War should never be repeated again in the world. We also learn that it is not good to encourage young people to take part in war such as the teachers and parents did. The military should also be viewed positively as a body of enhancing peace, maintaining order and imposing laws and not as a body to engage in wars.[5]


This novel by Remarque is a good example to reveal the disadvantages of war. The parents in calling the young people cowards when they did not join up in the war were a way of provoking them to join it. In addition, the government and the teachers played part in provoking the young soldiers to engage into the war.

The war made the profession to be viewed negatively as most of the young soldiers were regretting why they had joined the military. Lives of the young men after the war became difficult with injuries and increased living standards. War should never be encouraged but peaceful means should be used to solve conflicts.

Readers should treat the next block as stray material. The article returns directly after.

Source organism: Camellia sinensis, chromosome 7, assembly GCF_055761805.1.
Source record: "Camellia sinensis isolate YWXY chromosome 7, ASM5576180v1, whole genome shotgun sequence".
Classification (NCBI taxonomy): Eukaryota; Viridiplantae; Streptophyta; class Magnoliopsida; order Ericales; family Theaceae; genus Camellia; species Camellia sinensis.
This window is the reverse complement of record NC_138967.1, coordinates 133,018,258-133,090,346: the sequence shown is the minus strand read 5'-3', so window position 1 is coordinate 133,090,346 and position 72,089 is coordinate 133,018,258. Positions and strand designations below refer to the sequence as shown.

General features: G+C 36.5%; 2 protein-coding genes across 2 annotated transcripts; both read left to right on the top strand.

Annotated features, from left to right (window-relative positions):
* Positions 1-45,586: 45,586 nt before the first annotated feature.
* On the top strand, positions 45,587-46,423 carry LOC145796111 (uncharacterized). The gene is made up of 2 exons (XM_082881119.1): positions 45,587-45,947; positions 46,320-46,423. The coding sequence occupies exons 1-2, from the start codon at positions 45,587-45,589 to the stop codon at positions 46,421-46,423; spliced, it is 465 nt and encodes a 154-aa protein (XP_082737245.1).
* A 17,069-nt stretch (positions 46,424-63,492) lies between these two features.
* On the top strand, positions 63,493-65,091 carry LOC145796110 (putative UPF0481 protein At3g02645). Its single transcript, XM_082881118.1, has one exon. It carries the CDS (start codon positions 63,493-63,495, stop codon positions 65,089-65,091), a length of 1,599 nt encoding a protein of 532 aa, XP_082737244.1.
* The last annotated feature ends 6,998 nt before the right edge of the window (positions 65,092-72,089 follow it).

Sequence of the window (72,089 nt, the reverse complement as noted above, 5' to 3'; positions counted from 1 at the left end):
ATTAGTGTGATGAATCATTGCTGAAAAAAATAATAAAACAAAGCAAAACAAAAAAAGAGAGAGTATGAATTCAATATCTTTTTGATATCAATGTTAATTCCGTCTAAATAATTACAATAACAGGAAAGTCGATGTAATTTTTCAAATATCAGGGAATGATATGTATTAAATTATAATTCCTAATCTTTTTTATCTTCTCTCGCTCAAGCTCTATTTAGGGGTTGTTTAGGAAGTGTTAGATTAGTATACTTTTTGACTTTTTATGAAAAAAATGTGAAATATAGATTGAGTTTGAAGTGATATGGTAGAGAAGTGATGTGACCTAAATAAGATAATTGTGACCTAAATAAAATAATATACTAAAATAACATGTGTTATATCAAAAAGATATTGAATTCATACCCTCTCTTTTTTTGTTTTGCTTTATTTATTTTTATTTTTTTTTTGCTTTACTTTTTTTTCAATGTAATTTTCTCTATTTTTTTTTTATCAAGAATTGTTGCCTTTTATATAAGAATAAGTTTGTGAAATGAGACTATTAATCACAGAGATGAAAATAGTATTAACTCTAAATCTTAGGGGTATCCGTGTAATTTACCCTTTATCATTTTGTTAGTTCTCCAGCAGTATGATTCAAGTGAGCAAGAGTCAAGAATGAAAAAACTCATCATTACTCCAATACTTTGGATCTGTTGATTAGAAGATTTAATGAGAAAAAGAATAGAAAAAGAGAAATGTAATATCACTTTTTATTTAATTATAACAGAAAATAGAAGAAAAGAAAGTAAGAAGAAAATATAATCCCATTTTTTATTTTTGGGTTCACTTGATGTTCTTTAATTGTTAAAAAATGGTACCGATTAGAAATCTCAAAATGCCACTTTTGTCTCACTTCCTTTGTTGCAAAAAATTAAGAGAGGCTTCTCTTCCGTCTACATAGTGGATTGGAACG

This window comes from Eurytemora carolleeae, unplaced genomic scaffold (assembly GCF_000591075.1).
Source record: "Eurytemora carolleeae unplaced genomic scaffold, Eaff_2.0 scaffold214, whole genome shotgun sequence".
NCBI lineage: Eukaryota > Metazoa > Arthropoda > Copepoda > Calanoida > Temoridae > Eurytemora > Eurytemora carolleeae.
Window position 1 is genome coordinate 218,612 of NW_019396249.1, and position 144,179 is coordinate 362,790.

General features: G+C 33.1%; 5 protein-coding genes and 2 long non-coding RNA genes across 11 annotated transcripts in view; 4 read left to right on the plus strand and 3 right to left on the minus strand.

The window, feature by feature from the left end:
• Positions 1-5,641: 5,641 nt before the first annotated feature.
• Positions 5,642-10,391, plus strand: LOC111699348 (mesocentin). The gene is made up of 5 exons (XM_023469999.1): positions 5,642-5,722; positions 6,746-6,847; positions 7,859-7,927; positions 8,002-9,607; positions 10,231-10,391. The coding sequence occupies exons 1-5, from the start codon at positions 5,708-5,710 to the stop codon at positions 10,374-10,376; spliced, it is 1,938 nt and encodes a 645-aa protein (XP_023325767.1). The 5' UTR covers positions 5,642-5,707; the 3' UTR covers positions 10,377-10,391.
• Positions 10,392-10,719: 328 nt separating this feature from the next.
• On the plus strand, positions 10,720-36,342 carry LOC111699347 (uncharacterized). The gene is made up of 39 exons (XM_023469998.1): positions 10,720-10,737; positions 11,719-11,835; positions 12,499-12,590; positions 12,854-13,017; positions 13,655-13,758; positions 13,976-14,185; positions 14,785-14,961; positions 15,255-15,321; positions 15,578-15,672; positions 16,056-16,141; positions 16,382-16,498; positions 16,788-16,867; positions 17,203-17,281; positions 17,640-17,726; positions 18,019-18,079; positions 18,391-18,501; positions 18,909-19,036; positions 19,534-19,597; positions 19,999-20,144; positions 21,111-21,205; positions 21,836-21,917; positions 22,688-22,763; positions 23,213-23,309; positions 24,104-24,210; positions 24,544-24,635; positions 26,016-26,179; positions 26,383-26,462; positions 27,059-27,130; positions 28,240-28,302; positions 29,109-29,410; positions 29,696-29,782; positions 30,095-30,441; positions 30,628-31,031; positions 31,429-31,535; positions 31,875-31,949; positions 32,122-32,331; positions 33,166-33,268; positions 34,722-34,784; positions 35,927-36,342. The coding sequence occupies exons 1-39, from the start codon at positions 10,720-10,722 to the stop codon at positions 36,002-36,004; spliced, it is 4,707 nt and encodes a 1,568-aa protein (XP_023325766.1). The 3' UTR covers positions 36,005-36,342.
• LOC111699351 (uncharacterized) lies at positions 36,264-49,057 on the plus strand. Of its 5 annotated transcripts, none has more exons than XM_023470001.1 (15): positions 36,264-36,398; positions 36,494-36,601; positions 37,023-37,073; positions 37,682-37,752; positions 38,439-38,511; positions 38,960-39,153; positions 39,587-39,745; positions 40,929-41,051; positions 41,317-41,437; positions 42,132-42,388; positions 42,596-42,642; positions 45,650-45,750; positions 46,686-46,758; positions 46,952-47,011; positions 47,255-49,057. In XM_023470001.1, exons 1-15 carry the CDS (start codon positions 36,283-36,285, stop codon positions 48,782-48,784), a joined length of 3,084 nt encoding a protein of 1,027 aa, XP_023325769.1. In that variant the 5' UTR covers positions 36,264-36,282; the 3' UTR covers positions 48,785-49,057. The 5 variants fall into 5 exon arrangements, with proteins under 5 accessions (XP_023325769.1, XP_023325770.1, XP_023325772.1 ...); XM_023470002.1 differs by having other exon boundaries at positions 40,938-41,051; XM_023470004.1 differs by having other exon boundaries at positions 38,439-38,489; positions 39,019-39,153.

Bloon, Harold. Erich Maria Remarque’s all quiet on the western front. New York: InfoBase Publishing, 2009.

Wagener, Hans. Understanding Erich Maria Remarque. Columbia: University of South Carolina Press, 1991.

Waine, Anthony. Changing cultural tastes: writers and the popular in modern Germany. New York: Berghahn, 2007.

Harold, Bloon. Erich Maria Remarque’s all quiet on the western front. New York: InfoBase Publishing, 2009.
Hans, Wagener. Understanding Erich Maria Remarque. Columbia: University of South Carolina Press, 1991.
Anthony, Waine. Changing cultural tastes: writers and the popular in modern Germany. New York: Berghahn, 2007.
Anthony, Waine. Changing cultural tastes: writers and the popular in modern Germany. New York: Berghahn, 2007.
Harold, Bloon. Erich Maria Remarque’s all quiet on the western front. New York: InfoBase Publishing, 2009.